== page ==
Don't make the vegetables dizzyWhen I was home from college one weekend, I walked into the kitchen and lifted the cover off the pan to see what my Mom was cooking us for dinner. Squash, onions,  brown rice, tofu… the usual. I picked up the wooden spoon and began to mix the stir-fry. “Stop,” my mother told me as she gently placed her hand over my wrist, “you don’t want to make the vegetables dizzy.”

My Mom had lots of new-agey philosophies and was always reading a book or  participating in certain spiritual food fads, some which were downright obsessive or unhealthy like  the *master cleanser (lemonade diet that we’ve all come to hate), or *Fletcherism (which means chewing your food 100 times before you swallow it- even your water), or a *liver detox (where you swallow nothing but apple juice and laxatives for a few days) and some that more mainstream and had deeper philosophies like Veganism and eating a seasonal Macrobiotic Diet.  Many of them were just oblique ways of masking disordered eating into a spiritual path- but there were a few things within the many different things that she tried over the years that were valid and made sense.

That moment with Mom pops into my head a lot, where she lovingly put her hand on my wrist and warned me against making the vegetables dizzy. I remember smiling at her in an amused but adoring way. She wanted to keep the energy of the food balanced and stable so that when she fed it to me, the food would help me to remain balanced and stable. Her philosophy at this point in her life had a lot to do with the energy that you put into food and how that energy reflected back on you.  She was ill and wanted to regain health and she felt that this was a path toward that.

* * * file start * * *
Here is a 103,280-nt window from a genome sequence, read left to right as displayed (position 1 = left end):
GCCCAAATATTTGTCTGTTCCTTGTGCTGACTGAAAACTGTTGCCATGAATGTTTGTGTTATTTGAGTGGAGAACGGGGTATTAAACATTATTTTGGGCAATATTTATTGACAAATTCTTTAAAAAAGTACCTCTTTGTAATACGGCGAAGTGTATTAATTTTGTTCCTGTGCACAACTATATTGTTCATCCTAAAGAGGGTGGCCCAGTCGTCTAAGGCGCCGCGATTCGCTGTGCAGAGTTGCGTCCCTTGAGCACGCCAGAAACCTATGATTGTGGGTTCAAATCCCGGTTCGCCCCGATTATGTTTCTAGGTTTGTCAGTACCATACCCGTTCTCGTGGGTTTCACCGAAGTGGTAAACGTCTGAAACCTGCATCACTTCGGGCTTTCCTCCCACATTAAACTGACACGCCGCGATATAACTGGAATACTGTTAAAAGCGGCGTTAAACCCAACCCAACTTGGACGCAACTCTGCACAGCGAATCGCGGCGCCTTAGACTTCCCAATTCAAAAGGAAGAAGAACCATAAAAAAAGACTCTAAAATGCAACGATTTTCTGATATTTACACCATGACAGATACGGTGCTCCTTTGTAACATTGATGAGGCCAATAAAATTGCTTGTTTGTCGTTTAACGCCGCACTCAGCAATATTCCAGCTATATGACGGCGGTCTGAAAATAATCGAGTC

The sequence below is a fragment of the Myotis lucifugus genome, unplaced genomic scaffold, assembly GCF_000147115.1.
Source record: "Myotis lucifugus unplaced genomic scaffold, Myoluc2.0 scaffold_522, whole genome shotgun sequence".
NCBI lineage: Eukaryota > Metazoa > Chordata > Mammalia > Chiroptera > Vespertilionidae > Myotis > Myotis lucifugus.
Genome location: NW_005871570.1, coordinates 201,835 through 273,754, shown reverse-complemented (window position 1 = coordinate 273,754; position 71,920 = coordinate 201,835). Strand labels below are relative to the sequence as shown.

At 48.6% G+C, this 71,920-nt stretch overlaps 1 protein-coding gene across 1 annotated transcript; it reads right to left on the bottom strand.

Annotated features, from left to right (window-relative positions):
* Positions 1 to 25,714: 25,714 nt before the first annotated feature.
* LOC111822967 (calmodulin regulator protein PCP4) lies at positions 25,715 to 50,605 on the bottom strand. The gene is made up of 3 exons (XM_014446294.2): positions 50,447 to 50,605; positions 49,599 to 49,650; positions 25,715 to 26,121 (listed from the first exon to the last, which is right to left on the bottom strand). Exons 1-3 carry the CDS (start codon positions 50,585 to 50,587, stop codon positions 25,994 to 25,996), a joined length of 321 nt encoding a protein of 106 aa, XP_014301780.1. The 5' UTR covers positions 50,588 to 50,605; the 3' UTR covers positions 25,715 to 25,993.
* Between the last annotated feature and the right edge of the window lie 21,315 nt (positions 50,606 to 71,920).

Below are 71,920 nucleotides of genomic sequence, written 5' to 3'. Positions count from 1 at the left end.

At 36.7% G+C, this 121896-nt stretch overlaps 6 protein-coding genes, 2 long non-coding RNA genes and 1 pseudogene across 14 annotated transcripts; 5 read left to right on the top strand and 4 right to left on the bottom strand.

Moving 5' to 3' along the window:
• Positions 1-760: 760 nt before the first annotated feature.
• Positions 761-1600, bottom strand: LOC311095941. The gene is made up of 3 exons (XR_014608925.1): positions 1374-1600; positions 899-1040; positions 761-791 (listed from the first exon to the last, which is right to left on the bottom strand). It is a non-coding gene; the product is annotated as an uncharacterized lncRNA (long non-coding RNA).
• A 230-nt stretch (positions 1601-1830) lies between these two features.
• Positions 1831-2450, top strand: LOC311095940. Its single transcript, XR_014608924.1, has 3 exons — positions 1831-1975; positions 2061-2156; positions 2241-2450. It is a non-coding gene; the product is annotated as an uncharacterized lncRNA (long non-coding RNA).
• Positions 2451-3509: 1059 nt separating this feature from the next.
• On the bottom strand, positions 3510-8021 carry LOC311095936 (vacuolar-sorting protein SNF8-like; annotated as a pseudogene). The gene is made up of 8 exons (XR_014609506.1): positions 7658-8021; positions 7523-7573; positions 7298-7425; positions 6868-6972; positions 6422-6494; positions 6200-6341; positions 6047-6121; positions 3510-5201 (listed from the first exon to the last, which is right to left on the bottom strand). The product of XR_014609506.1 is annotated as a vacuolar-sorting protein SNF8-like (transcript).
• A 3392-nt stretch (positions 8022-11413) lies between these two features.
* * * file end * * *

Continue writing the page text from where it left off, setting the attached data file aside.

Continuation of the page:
She had integrated this Eastern Philosophy of being aware of the Qi (life force) in everything- including her food. She believed that what you put into the world around you, that you would get out of it. So she chose love and kindness toward her food and hoped and believed that it would return to her and to me.

I’ve often felt in the years since I’ve lost my Mom that this might have been a healthy path that she came to too late. I don’t necessarily think that it would have saved her life, but I wonder if it would have saved her lots of fruitless years on senseless diets and food and weight loss fads.

I want to put out an experiment to you. What if you took a day and showed loving kindness to everything you ate? If you can’t do a whole day, what about one meal?  You don’t have to eat just brown rice and kale or green smoothies (making smoothies makes the vegetables dizzy anyway… 🙂 But what if you were to take even a piece of pizza or a cookie and look at it before you ate it and said something like, “You are loved! Thank you for providing me with your nutrients, your yummy taste and the enjoyment I will get from eating you…” what do you think that would do? Do you think it would help you slow down? Do you think that it would alleviate some of the guilt that you might sometimes feel around eating certain foods? Do you think that it would help you to be more mindful about the food that you were eating and the intention that you had around food?  Try it, let me know how it goes.

*Links are provided for reference, but please don’t try these methods 

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